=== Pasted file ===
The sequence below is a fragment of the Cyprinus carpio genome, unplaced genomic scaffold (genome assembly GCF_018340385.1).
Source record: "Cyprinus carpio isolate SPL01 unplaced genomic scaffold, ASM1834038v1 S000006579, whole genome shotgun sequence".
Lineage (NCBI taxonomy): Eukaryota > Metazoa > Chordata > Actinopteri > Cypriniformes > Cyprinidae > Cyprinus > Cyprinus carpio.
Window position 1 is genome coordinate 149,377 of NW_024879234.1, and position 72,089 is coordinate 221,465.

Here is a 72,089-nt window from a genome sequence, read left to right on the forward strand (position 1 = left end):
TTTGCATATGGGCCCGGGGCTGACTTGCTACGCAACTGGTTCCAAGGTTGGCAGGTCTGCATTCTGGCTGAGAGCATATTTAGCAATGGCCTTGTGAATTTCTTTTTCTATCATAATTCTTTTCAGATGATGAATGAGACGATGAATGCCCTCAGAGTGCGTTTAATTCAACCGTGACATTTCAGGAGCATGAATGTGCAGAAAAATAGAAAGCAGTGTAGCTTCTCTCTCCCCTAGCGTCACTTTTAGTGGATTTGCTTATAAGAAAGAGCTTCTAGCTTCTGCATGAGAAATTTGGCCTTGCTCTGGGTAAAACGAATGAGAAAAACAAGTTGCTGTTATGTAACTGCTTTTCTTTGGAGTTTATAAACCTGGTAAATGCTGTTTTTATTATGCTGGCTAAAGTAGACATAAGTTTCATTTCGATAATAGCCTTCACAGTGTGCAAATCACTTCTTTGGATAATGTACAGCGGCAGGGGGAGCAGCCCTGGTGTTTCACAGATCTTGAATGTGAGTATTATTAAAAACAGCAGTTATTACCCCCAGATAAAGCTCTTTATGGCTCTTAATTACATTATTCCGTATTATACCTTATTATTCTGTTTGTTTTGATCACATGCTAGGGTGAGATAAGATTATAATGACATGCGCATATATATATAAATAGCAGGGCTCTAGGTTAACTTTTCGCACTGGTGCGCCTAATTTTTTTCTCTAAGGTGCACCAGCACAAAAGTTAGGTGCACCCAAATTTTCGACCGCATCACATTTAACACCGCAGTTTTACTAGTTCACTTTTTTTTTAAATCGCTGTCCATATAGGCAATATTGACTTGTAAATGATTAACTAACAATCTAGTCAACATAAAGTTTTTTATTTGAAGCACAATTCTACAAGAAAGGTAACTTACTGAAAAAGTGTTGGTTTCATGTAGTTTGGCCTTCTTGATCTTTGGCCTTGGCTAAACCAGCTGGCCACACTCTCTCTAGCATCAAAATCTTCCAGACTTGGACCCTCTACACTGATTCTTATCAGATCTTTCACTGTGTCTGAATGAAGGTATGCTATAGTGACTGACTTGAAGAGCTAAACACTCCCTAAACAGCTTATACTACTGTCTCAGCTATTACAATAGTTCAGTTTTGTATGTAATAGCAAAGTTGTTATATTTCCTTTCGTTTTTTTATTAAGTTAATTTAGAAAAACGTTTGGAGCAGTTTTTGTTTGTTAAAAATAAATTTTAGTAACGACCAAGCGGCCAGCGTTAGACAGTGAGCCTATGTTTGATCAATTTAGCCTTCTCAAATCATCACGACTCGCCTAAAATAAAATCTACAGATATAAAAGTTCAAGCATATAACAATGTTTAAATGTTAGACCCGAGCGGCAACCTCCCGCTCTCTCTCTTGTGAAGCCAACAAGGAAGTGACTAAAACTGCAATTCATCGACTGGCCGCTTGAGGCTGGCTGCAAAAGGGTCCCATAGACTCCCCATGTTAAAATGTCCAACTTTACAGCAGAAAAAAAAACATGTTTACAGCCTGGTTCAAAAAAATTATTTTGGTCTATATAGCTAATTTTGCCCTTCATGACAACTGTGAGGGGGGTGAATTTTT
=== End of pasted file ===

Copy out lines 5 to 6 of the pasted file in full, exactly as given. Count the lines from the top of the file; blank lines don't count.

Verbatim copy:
Here is a 72,089-nt window from a genome sequence, read left to right on the forward strand (position 1 = left end):
TTTGCATATGGGCCCGGGGCTGACTTGCTACGCAACTGGTTCCAAGGTTGGCAGGTCTGCATTCTGGCTGAGAGCATATTTAGCAATGGCCTTGTGAATTTCTTTTTCTATCATAATTCTTTTCAGATGATGAATGAGACGATGAATGCCCTCAGAGTGCGTTTAATTCAACCGTGACATTTCAGGAGCATGAATGTGCAGAAAAATAGAAAGCAGTGTAGCTTCTCTCTCCCCTAGCGTCACTTTTAGTGGATTTGCTTATAAGAAAGAGCTTCTAGCTTCTGCATGAGAAATTTGGCCTTGCTCTGGGTAAAACGAATGAGAAAAACAAGTTGCTGTTATGTAACTGCTTTTCTTTGGAGTTTATAAACCTGGTAAATGCTGTTTTTATTATGCTGGCTAAAGTAGACATAAGTTTCATTTCGATAATAGCCTTCACAGTGTGCAAATCACTTCTTTGGATAATGTACAGCGGCAGGGGGAGCAGCCCTGGTGTTTCACAGATCTTGAATGTGAGTATTATTAAAAACAGCAGTTATTACCCCCAGATAAAGCTCTTTATGGCTCTTAATTACATTATTCCGTATTATACCTTATTATTCTGTTTGTTTTGATCACATGCTAGGGTGAGATAAGATTATAATGACATGCGCATATATATATAAATAGCAGGGCTCTAGGTTAACTTTTCGCACTGGTGCGCCTAATTTTTTTCTCTAAGGTGCACCAGCACAAAAGTTAGGTGCACCCAAATTTTCGACCGCATCACATTTAACACCGCAGTTTTACTAGTTCACTTTTTTTTTAAATCGCTGTCCATATAGGCAATATTGACTTGTAAATGATTAACTAACAATCTAGTCAACATAAAGTTTTTTATTTGAAGCACAATTCTACAAGAAAGGTAACTTACTGAAAAAGTGTTGGTTTCATGTAGTTTGGCCTTCTTGATCTTTGGCCTTGGCTAAACCAGCTGGCCACACTCTCTCTAGCATCAAAATCTTCCAGACTTGGACCCTCTACACTGATTCTTATCAGATCTTTCACTGTGTCTGAATGAAGGTATGCTATAGTGACTGACTTGAAGAGCTAAACACTCCCTAAACAGCTTATACTACTGTCTCAGCTATTACAATAGTTCAGTTTTGTATGTAATAGCAAAGTTGTTATATTTCCTTTCGTTTTTTTATTAAGTTAATTTAGAAAAACGTTTGGAGCAGTTTTTGTTTGTTAAAAATAAATTTTAGTAACGACCAAGCGGCCAGCGTTAGACAGTGAGCCTATGTTTGATCAATTTAGCCTTCTCAAATCATCACGACTCGCCTAAAATAAAATCTACAGATATAAAAGTTCAAGCATATAACAATGTTTAAATGTTAGACCCGAGCGGCAACCTCCCGCTCTCTCTCTTGTGAAGCCAACAAGGAAGTGACTAAAACTGCAATTCATCGACTGGCCGCTTGAGGCTGGCTGCAAAAGGGTCCCATAGACTCCCCATGTTAAAATGTCCAACTTTACAGCAGAAAAAAAAACATGTTTACAGCCTGGTTCAAAAAAATTATTTTGGTCTATATAGCTAATTTTGCCCTTCATGACAACTGTGAGGGGGGTGAATTTTT